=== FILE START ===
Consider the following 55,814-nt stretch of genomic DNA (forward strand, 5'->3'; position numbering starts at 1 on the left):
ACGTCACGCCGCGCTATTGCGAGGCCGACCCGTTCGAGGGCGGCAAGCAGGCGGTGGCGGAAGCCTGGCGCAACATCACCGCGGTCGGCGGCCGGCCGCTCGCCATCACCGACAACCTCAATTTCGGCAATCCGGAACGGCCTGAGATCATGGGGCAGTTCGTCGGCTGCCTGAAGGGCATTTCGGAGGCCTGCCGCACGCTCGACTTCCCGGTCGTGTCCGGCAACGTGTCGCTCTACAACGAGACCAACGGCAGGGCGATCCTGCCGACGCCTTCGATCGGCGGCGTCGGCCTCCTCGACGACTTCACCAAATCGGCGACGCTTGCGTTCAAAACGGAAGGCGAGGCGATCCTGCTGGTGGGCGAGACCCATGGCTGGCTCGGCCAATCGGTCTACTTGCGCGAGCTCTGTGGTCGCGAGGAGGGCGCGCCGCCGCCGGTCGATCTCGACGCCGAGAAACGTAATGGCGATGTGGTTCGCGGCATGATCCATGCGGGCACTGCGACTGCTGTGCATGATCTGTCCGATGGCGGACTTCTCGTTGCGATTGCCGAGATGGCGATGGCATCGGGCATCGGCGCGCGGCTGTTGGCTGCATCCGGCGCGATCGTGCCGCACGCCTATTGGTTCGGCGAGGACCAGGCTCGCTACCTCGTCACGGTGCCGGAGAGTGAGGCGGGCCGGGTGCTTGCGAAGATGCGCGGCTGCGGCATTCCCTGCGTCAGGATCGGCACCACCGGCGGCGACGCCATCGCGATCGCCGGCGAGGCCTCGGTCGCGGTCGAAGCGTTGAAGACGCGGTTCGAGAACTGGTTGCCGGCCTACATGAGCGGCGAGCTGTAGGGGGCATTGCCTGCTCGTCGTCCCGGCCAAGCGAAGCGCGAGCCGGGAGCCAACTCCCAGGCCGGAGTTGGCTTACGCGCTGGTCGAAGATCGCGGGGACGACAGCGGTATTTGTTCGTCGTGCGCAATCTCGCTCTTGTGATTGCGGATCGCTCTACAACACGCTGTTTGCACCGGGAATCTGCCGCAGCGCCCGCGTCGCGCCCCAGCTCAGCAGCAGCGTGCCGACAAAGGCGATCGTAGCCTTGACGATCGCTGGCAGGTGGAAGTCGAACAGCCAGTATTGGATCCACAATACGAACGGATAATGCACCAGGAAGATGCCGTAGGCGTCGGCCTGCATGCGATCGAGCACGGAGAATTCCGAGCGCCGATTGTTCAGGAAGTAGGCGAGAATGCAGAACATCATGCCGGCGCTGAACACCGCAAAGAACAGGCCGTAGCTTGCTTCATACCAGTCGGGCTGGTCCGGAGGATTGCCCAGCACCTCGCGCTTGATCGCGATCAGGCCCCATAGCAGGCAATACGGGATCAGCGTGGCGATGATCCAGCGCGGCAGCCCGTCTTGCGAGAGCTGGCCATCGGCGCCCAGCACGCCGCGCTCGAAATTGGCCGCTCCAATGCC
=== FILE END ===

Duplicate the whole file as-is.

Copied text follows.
Consider the following 55,814-nt stretch of genomic DNA (forward strand, 5'->3'; position numbering starts at 1 on the left):
ACGTCACGCCGCGCTATTGCGAGGCCGACCCGTTCGAGGGCGGCAAGCAGGCGGTGGCGGAAGCCTGGCGCAACATCACCGCGGTCGGCGGCCGGCCGCTCGCCATCACCGACAACCTCAATTTCGGCAATCCGGAACGGCCTGAGATCATGGGGCAGTTCGTCGGCTGCCTGAAGGGCATTTCGGAGGCCTGCCGCACGCTCGACTTCCCGGTCGTGTCCGGCAACGTGTCGCTCTACAACGAGACCAACGGCAGGGCGATCCTGCCGACGCCTTCGATCGGCGGCGTCGGCCTCCTCGACGACTTCACCAAATCGGCGACGCTTGCGTTCAAAACGGAAGGCGAGGCGATCCTGCTGGTGGGCGAGACCCATGGCTGGCTCGGCCAATCGGTCTACTTGCGCGAGCTCTGTGGTCGCGAGGAGGGCGCGCCGCCGCCGGTCGATCTCGACGCCGAGAAACGTAATGGCGATGTGGTTCGCGGCATGATCCATGCGGGCACTGCGACTGCTGTGCATGATCTGTCCGATGGCGGACTTCTCGTTGCGATTGCCGAGATGGCGATGGCATCGGGCATCGGCGCGCGGCTGTTGGCTGCATCCGGCGCGATCGTGCCGCACGCCTATTGGTTCGGCGAGGACCAGGCTCGCTACCTCGTCACGGTGCCGGAGAGTGAGGCGGGCCGGGTGCTTGCGAAGATGCGCGGCTGCGGCATTCCCTGCGTCAGGATCGGCACCACCGGCGGCGACGCCATCGCGATCGCCGGCGAGGCCTCGGTCGCGGTCGAAGCGTTGAAGACGCGGTTCGAGAACTGGTTGCCGGCCTACATGAGCGGCGAGCTGTAGGGGGCATTGCCTGCTCGTCGTCCCGGCCAAGCGAAGCGCGAGCCGGGAGCCAACTCCCAGGCCGGAGTTGGCTTACGCGCTGGTCGAAGATCGCGGGGACGACAGCGGTATTTGTTCGTCGTGCGCAATCTCGCTCTTGTGATTGCGGATCGCTCTACAACACGCTGTTTGCACCGGGAATCTGCCGCAGCGCCCGCGTCGCGCCCCAGCTCAGCAGCAGCGTGCCGACAAAGGCGATCGTAGCCTTGACGATCGCTGGCAGGTGGAAGTCGAACAGCCAGTATTGGATCCACAATACGAACGGATAATGCACCAGGAAGATGCCGTAGGCGTCGGCCTGCATGCGATCGAGCACGGAGAATTCCGAGCGCCGATTGTTCAGGAAGTAGGCGAGAATGCAGAACATCATGCCGGCGCTGAACACCGCAAAGAACAGGCCGTAGCTTGCTTCATACCAGTCGGGCTGGTCCGGAGGATTGCCCAGCACCTCGCGCTTGATCGCGATCAGGCCCCATAGCAGGCAATACGGGATCAGCGTGGCGATGATCCAGCGCGGCAGCCCGTCTTGCGAGAGCTGGCCATCGGCGCCCAGCACGCCGCGCTCGAAATTGGCCGCTCCAATGCC